Dajerria Becton feels the weight of the law via ex-McKinney Officer Eric Casebolt's knee in 2015.
Dajerria Becton feels the weight of the law via ex-McKinney Officer Eric Casebolt's knee in 2015.
Brandon Brooks via Youtube

McKinney Mayor, Activist Square Off Again Over 2015 Racial Incident at Pool Party

McKinney is still having problems with pool parties.

In early June, following the settlement,what might have been a moment of reconciliation grew bitter when Mayor George Fuller became embroiled in a dispute with Becton's lawyer, Kim Cole, and Dominique Alexander, a Dallas-area civil rights activist and founder of the Next Generation Action Network.

Cellphone videos of Officer Eric Casebolt wrestling the then-15-year-old Becton to the ground and pinning her with his knees went viral on the internet as an example of a white officer using excessive force against black teens. Becton and others minor at the party filed a $5 million lawsuit against McKinney and Casebolt. The case was settled this week for $184,850, with Becton receiving $148,850 and six other plaintiffs receiving $6,000 each. Casebolt, who was not charged with a crime, resigned from the police force just days after the incident. The settlement will be paid out of McKinney's self-insurance fund.

Alexander, Cole and staff at NextGen had been communicating with Fuller via email about a community pool party Alexander wanted to host to mark the third anniversary of the incident. In one email, Fuller took aim at Becton, writing, “I then saw that cop overreact to a verbally abusive, disobedient girl.” The mayor, however, also called Casebolt a “reckless, overly stimulated, excessive cop, that was not equipped mentally or emotionally to deal with the chaotic situation he was in.”

Fuller's description of Becton prompted Alexander and Cole to host a news conference this week to slam Fuller for what they said was his city's inaction on racism. Fuller showed up to defend himself. During the news conference, Alexander told Fuller, “That was a foolish thing for you to do, to victimize her again.”

“He does not like someone having a mind of their own,” Alexander told the Observer on Wednesday. “He does not want to address racism in the city of McKinney. The reason why we held the press conference is because he felt like he had the authority to criticize a victim.”

This month, Fuller and Alexander squared off on another race  issue when one of Fuller’s colleagues, McKinney City Council member La’Shadion Shemwell, alleged that an officer racially profiled him during a traffic stop May 8. After some backlash from the community, Shemwell made a motion to censure himself, which the council approved 6-1. Shemwell was among those voting for the reprimand for violating McKinney's charter by asking the officer at the stop to contact the chief of police, according to KDFW-TV (Fox 4). Alexander showed up to the May 8 meeting, saying, “I promise in the morning some of you council members are going to have some information going through the news media. And I promise you, we will protest here in the city of McKinney.”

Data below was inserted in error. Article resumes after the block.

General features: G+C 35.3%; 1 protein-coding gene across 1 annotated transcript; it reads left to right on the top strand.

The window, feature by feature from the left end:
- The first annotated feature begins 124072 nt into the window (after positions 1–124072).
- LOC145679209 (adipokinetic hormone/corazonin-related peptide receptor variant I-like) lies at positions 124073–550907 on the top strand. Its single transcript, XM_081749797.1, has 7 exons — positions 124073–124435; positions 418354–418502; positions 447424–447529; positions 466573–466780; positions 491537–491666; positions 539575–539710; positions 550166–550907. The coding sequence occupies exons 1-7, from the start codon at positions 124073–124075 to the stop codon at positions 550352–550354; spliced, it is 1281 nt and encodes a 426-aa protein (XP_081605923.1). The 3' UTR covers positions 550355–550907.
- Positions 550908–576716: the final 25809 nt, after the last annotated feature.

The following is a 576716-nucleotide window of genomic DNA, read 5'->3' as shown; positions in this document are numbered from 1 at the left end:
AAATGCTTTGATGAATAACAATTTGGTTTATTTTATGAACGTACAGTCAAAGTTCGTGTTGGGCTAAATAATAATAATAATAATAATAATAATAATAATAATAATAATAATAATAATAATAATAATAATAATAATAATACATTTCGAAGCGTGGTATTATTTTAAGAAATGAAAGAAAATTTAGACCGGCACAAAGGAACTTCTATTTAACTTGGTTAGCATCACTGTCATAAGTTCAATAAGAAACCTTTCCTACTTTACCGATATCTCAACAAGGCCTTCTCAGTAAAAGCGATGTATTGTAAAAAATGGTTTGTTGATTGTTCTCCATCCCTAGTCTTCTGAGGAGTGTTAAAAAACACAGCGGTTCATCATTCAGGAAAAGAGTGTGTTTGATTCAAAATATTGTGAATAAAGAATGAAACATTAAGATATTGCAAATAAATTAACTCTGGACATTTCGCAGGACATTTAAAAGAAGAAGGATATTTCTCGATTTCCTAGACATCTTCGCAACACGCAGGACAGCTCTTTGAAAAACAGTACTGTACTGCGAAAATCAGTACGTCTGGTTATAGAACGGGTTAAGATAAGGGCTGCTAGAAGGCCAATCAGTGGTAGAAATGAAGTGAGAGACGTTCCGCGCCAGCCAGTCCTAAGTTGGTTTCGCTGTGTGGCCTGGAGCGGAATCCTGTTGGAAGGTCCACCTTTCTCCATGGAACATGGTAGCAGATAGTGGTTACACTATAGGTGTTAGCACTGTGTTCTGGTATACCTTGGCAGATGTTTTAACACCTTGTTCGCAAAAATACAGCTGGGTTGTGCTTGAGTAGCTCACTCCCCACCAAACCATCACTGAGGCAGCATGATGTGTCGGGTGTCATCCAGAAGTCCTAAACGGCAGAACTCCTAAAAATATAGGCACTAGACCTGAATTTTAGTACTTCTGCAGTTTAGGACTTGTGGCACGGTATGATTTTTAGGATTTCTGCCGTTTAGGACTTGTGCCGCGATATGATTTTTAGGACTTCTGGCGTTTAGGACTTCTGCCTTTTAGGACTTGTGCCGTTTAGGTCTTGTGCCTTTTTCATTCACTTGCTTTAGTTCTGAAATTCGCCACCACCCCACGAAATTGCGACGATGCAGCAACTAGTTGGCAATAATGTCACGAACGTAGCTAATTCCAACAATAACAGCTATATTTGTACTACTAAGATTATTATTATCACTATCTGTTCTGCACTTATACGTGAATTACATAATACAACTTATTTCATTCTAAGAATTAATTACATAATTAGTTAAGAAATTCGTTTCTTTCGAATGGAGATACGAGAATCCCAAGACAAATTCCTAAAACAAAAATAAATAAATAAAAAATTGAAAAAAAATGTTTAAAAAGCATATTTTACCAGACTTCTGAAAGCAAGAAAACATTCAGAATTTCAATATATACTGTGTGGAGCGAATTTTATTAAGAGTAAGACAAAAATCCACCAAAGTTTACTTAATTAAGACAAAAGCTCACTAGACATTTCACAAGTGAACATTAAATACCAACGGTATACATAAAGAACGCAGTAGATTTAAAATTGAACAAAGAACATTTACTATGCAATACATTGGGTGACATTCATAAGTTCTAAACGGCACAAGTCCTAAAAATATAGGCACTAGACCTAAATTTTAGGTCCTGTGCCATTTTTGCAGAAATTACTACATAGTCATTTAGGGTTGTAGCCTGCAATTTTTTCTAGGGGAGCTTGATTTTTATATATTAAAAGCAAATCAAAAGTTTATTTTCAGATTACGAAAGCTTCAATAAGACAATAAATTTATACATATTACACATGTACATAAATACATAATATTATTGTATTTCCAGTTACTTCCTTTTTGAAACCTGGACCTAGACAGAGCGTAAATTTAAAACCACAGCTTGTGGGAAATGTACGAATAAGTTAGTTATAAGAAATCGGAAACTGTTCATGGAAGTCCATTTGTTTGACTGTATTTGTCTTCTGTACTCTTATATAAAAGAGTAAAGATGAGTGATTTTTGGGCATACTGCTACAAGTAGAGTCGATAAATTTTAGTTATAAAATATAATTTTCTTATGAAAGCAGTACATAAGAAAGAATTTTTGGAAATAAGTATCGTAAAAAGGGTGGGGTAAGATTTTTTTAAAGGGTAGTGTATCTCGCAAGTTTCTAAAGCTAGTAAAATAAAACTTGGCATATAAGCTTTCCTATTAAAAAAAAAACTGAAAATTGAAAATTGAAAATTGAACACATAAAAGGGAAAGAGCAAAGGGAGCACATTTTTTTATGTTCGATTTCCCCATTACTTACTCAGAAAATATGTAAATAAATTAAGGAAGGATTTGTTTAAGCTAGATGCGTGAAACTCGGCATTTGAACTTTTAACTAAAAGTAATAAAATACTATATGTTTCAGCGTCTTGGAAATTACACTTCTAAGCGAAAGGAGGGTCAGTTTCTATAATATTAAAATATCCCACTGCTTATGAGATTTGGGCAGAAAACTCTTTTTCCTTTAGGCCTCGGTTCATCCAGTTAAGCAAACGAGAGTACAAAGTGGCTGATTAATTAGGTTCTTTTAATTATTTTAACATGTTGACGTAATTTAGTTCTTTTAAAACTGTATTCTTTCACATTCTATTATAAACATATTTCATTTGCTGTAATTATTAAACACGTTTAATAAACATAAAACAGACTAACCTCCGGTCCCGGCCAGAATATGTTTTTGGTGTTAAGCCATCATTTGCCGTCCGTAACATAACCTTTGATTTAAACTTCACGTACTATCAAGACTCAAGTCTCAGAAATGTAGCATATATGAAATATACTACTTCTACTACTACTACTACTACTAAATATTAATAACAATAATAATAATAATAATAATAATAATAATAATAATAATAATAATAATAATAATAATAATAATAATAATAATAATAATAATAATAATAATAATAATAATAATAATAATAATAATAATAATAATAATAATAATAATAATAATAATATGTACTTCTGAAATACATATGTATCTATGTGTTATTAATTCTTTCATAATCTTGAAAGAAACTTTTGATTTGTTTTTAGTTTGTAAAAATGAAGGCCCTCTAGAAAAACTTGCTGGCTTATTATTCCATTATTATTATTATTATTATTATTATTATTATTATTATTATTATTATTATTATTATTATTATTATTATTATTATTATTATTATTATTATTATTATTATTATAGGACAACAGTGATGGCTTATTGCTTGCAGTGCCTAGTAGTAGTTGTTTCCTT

Fuller’s chief complaint against Alexander is that he is just a “traveling activist” who perpetuates rather than solves problems. Despite the fact that Alexander’s children live in McKinney, Fuller has sought to discredit him as an outsider who is not involved in the community. The mayor showed up to the press conference Tuesday because he figured Alexander would harp on bits and pieces of what Fuller said in his emails, taking quotations out of context.

“He operates in sound bites,” Fuller said.

A primary mission for NextGen, for which Cole is general legal counsel, is to reframe the public's understanding of what racism is. Since 2015, a community diversity council has brought McKinney cops and community leaders together to talk about race. Despite that, Cole and Alexander say, McKinney leaders like
Fuller still don't grasp the disparity in power between whites and minorities. Cole said Wednesday that Fuller's willingness to criticize Becton is evidence of that.

"These are citizens who have a totally different perspective, who walk a different path," Cole said. "If someone tells you that you’re hurting [me], or you’re mistreating me ... your response should never be, ‘You’re making it up, you’re imagining it, get over it.’”

Fuller told the Observer that he agrees Casebolt acted improperly toward Becton in 2015, but he reiterated that Becton didn’t help matters by yelling and struggling. To Cole, Fuller’s criticism of Becton implied that Becton brought what happened upon herself.

Cole said that when elected leaders routinely express doubts about complaints by black people who feel abused or oppressed, it’s no wonder cases like Becton's are settled rather than go to trial.

“That is indicative of the current social climate,” Cole said. “If a majority of citizens believe black people are overreacting or they’re making these instances up, well, then, when it comes time for someone to speak justice in a court setting, you’re going to get the same narrative in that jury room, and you’ll get that same sentiment.”

Fuller said he'll go to a pool party if he is in town, but he's not sure why Alexander wants to throw one. The anniversary is June 5.

“Why are we celebrating that event?” Fuller asked. “Really, an anniversary? An anniversary of what, exactly?”

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